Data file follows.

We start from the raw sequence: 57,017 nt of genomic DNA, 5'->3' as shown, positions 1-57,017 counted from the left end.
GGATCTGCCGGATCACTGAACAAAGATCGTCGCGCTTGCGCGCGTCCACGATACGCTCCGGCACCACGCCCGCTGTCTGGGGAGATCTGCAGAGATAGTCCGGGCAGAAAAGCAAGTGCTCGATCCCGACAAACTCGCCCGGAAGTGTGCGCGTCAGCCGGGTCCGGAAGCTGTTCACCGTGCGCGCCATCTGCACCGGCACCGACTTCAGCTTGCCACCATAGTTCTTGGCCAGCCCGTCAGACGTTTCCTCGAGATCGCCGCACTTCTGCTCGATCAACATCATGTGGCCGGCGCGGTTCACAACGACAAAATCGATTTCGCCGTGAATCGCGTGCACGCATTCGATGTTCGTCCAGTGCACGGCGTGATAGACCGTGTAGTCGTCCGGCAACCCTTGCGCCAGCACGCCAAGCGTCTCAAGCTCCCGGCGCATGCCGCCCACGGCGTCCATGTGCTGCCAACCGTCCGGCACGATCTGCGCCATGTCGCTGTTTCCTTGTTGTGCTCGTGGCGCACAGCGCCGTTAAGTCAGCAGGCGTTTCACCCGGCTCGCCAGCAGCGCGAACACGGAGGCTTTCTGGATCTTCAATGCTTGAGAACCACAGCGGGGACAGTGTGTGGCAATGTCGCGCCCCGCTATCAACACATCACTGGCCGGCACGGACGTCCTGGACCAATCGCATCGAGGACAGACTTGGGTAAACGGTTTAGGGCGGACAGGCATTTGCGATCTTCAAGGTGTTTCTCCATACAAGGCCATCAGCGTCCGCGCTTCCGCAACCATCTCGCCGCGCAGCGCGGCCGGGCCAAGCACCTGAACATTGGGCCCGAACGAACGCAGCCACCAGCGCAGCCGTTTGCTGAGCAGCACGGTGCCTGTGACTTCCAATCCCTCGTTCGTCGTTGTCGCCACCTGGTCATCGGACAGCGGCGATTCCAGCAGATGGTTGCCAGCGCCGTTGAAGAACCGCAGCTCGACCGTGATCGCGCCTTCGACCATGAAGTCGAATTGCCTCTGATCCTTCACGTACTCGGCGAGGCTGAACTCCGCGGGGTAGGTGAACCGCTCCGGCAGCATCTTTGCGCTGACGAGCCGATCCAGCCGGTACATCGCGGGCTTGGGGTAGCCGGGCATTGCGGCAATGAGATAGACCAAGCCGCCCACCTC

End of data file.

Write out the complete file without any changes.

We start from the raw sequence: 57,017 nt of genomic DNA, 5'->3' as shown, positions 1-57,017 counted from the left end.
GGATCTGCCGGATCACTGAACAAAGATCGTCGCGCTTGCGCGCGTCCACGATACGCTCCGGCACCACGCCCGCTGTCTGGGGAGATCTGCAGAGATAGTCCGGGCAGAAAAGCAAGTGCTCGATCCCGACAAACTCGCCCGGAAGTGTGCGCGTCAGCCGGGTCCGGAAGCTGTTCACCGTGCGCGCCATCTGCACCGGCACCGACTTCAGCTTGCCACCATAGTTCTTGGCCAGCCCGTCAGACGTTTCCTCGAGATCGCCGCACTTCTGCTCGATCAACATCATGTGGCCGGCGCGGTTCACAACGACAAAATCGATTTCGCCGTGAATCGCGTGCACGCATTCGATGTTCGTCCAGTGCACGGCGTGATAGACCGTGTAGTCGTCCGGCAACCCTTGCGCCAGCACGCCAAGCGTCTCAAGCTCCCGGCGCATGCCGCCCACGGCGTCCATGTGCTGCCAACCGTCCGGCACGATCTGCGCCATGTCGCTGTTTCCTTGTTGTGCTCGTGGCGCACAGCGCCGTTAAGTCAGCAGGCGTTTCACCCGGCTCGCCAGCAGCGCGAACACGGAGGCTTTCTGGATCTTCAATGCTTGAGAACCACAGCGGGGACAGTGTGTGGCAATGTCGCGCCCCGCTATCAACACATCACTGGCCGGCACGGACGTCCTGGACCAATCGCATCGAGGACAGACTTGGGTAAACGGTTTAGGGCGGACAGGCATTTGCGATCTTCAAGGTGTTTCTCCATACAAGGCCATCAGCGTCCGCGCTTCCGCAACCATCTCGCCGCGCAGCGCGGCCGGGCCAAGCACCTGAACATTGGGCCCGAACGAACGCAGCCACCAGCGCAGCCGTTTGCTGAGCAGCACGGTGCCTGTGACTTCCAATCCCTCGTTCGTCGTTGTCGCCACCTGGTCATCGGACAGCGGCGATTCCAGCAGATGGTTGCCAGCGCCGTTGAAGAACCGCAGCTCGACCGTGATCGCGCCTTCGACCATGAAGTCGAATTGCCTCTGATCCTTCACGTACTCGGCGAGGCTGAACTCCGCGGGGTAGGTGAACCGCTCCGGCAGCATCTTTGCGCTGACGAGCCGATCCAGCCGGTACATCGCGGGCTTGGGGTAGCCGGGCATTGCGGCAATGAGATAGACCAAGCCGCCCACCTC